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Alabama Legislature Passes Product Liability and Expert Testimony Reform Bills

Alabama Legislature Passes Product Liability and Expert Testimony Reform Bills

Recently, two proposed bills have passed Alabama’s legislature and are awaiting Governor Bentley’s signature. If they are passed, they will substantially and immediately reform Alabama’s current law on their respective subjects.

1. Products Liability Reform – SB184/HB251

This bill would significantly restrict product liability actions against distributors that are not manufacturers by amending Ala. Code Sections 6-5-501 and 6-5-521 and creating "The Alabama Small Business Protection Act."  Currently, in a product liability suit, Alabama retailers, wholesalers, dealers, sellers or distributors may be sued under various tort and warranty theories, including the Alabama Extended Manufacturer’s Liability Doctrine (based on Rest. 2d of Torts § 402A) even though they did not participate in the manufacture or design of the product.  The new law would prevent such suits unless (1) the distributor is alleged to have acted in ways outside Alabama’s current "no causal relation" ("closed box") defense (by altering the product or contributing to its alleged defect) or (2) the plaintiff alleges in good faith that he has been unable, through exercise of due diligence, to determine the identify of the manufacturer. In the latter instance, the distributor may affirm at the time of its Answer that it did not manufacture the product whereupon the plaintiff is required to “voluntarily” dismiss the claim against the distributor.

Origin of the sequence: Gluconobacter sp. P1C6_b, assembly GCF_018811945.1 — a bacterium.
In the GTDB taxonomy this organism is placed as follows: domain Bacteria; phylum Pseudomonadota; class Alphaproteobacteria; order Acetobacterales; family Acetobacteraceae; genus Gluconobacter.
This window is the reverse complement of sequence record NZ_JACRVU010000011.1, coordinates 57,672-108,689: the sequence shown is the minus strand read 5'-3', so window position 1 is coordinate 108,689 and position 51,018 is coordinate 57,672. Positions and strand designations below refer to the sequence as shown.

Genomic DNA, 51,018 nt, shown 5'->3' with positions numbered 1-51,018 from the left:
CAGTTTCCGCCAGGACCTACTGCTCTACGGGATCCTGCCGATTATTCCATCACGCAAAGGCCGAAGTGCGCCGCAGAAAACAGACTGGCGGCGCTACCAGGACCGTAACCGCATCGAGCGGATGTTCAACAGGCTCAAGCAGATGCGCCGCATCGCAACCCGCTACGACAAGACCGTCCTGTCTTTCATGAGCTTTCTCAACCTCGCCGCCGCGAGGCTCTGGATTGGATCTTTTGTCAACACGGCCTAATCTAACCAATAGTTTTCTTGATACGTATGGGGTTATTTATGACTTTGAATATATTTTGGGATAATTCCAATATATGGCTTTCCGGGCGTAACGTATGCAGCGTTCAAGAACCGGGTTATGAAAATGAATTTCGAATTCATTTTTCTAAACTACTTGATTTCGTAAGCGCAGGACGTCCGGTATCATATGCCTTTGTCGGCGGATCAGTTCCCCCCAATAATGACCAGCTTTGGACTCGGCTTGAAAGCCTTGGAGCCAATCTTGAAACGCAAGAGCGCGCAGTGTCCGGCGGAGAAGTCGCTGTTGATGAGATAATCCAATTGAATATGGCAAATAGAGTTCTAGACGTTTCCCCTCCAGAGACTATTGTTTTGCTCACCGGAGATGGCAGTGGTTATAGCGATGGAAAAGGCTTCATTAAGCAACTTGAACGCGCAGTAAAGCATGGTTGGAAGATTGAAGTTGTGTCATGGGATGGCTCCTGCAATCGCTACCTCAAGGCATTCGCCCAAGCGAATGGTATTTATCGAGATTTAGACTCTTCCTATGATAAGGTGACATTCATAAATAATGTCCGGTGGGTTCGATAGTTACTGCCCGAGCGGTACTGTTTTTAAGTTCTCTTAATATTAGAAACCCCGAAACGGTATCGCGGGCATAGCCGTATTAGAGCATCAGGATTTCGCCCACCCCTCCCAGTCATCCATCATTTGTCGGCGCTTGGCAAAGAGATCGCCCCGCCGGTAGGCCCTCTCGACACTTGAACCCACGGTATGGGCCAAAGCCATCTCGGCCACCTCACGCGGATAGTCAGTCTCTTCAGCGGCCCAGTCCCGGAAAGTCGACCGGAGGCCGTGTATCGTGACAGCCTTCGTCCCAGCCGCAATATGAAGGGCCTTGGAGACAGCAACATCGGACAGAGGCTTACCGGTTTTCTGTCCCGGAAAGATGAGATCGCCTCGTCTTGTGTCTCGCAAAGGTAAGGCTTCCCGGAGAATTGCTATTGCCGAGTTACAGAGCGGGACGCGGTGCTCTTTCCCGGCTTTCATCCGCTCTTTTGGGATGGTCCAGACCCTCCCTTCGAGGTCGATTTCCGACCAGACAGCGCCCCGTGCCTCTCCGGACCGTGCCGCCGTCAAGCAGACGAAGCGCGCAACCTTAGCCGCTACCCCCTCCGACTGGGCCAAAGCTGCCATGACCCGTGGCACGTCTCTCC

Beyond the obvious effect of protecting innocent product sellers, the law would reduce the instances in which plaintiffs are able to defeat removal to federal court by suing a seller that is a resident of Alabama. It will be for federal courts, however, to determine if the dismissal of an allowed claim against a seller is truly “voluntary” for purposes of removal (a case not initially removable can become removable if a non-diverse defendant is “voluntarily” dismissed within one year).

Application of this bill is prospective and will only apply to actions filed on or after the effective date of the act.   

2. Expert Testimony Reform – SB187/HB251

This bill would impose the Daubert standard for admissibility of scientific expert testimony, replacing Alabama’s nominal adherence to the Frye standard.   Alabama’s adoption of Frye has evolved over the years and is in some respects more restrictive than Daubert, while in other respects it is not.  It will be interesting to see if the courts of Alabama will interpret the new statute in ways that make it more difficult, or less, to gain admission of questionable scientific evidence.

This bill has no effect on the Medical Liability Act of 1987 (Ala. Code Sections 6-5-540, et seq.).  It will apply prospectively to all actions filed after the effective date of the act and all proceedings pending upon the effective date of this act “if it is just and practicable” to so apply it.

For more information and to read the bills, click here.